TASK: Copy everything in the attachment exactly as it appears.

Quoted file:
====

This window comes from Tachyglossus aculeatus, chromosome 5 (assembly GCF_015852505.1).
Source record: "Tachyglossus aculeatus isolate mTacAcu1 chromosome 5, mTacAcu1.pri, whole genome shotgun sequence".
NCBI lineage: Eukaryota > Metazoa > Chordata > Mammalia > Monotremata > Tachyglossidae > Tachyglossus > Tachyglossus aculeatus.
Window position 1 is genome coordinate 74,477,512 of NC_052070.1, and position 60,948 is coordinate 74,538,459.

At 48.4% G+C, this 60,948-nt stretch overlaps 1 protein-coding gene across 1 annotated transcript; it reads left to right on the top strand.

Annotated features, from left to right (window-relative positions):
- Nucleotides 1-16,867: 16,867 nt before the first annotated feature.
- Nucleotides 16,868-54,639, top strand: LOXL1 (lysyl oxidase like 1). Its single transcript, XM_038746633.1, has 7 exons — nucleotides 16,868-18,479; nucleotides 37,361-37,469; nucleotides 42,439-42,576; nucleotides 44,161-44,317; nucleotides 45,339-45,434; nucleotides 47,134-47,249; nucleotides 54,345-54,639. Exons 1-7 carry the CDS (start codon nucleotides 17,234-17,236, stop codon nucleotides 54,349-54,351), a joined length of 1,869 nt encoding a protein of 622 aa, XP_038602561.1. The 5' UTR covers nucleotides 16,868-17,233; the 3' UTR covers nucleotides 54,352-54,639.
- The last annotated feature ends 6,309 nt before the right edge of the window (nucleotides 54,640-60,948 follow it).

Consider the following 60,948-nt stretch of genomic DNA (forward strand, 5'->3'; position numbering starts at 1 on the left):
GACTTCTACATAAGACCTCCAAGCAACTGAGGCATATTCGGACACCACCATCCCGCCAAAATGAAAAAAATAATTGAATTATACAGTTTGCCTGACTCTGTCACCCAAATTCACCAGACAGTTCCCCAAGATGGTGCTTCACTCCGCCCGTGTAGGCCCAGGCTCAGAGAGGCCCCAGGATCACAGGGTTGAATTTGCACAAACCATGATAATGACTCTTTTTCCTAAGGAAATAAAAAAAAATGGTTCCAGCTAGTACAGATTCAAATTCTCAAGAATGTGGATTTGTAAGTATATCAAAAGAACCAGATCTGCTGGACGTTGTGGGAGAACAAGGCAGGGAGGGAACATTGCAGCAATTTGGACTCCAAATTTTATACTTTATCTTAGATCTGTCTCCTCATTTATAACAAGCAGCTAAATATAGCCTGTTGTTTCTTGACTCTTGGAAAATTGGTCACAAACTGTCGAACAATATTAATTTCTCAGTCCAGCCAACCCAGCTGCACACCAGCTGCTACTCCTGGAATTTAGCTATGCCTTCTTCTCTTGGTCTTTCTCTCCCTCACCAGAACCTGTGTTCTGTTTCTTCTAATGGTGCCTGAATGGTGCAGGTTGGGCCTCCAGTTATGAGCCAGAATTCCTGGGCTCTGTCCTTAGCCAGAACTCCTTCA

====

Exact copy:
This window comes from Tachyglossus aculeatus, chromosome 5 (assembly GCF_015852505.1).
Source record: "Tachyglossus aculeatus isolate mTacAcu1 chromosome 5, mTacAcu1.pri, whole genome shotgun sequence".
NCBI lineage: Eukaryota > Metazoa > Chordata > Mammalia > Monotremata > Tachyglossidae > Tachyglossus > Tachyglossus aculeatus.
Window position 1 is genome coordinate 74,477,512 of NC_052070.1, and position 60,948 is coordinate 74,538,459.

At 48.4% G+C, this 60,948-nt stretch overlaps 1 protein-coding gene across 1 annotated transcript; it reads left to right on the top strand.

Annotated features, from left to right (window-relative positions):
- Nucleotides 1-16,867: 16,867 nt before the first annotated feature.
- Nucleotides 16,868-54,639, top strand: LOXL1 (lysyl oxidase like 1). Its single transcript, XM_038746633.1, has 7 exons — nucleotides 16,868-18,479; nucleotides 37,361-37,469; nucleotides 42,439-42,576; nucleotides 44,161-44,317; nucleotides 45,339-45,434; nucleotides 47,134-47,249; nucleotides 54,345-54,639. Exons 1-7 carry the CDS (start codon nucleotides 17,234-17,236, stop codon nucleotides 54,349-54,351), a joined length of 1,869 nt encoding a protein of 622 aa, XP_038602561.1. The 5' UTR covers nucleotides 16,868-17,233; the 3' UTR covers nucleotides 54,352-54,639.
- The last annotated feature ends 6,309 nt before the right edge of the window (nucleotides 54,640-60,948 follow it).

Consider the following 60,948-nt stretch of genomic DNA (forward strand, 5'->3'; position numbering starts at 1 on the left):
GACTTCTACATAAGACCTCCAAGCAACTGAGGCATATTCGGACACCACCATCCCGCCAAAATGAAAAAAATAATTGAATTATACAGTTTGCCTGACTCTGTCACCCAAATTCACCAGACAGTTCCCCAAGATGGTGCTTCACTCCGCCCGTGTAGGCCCAGGCTCAGAGAGGCCCCAGGATCACAGGGTTGAATTTGCACAAACCATGATAATGACTCTTTTTCCTAAGGAAATAAAAAAAAATGGTTCCAGCTAGTACAGATTCAAATTCTCAAGAATGTGGATTTGTAAGTATATCAAAAGAACCAGATCTGCTGGACGTTGTGGGAGAACAAGGCAGGGAGGGAACATTGCAGCAATTTGGACTCCAAATTTTATACTTTATCTTAGATCTGTCTCCTCATTTATAACAAGCAGCTAAATATAGCCTGTTGTTTCTTGACTCTTGGAAAATTGGTCACAAACTGTCGAACAATATTAATTTCTCAGTCCAGCCAACCCAGCTGCACACCAGCTGCTACTCCTGGAATTTAGCTATGCCTTCTTCTCTTGGTCTTTCTCTCCCTCACCAGAACCTGTGTTCTGTTTCTTCTAATGGTGCCTGAATGGTGCAGGTTGGGCCTCCAGTTATGAGCCAGAATTCCTGGGCTCTGTCCTTAGCCAGAACTCCTTCA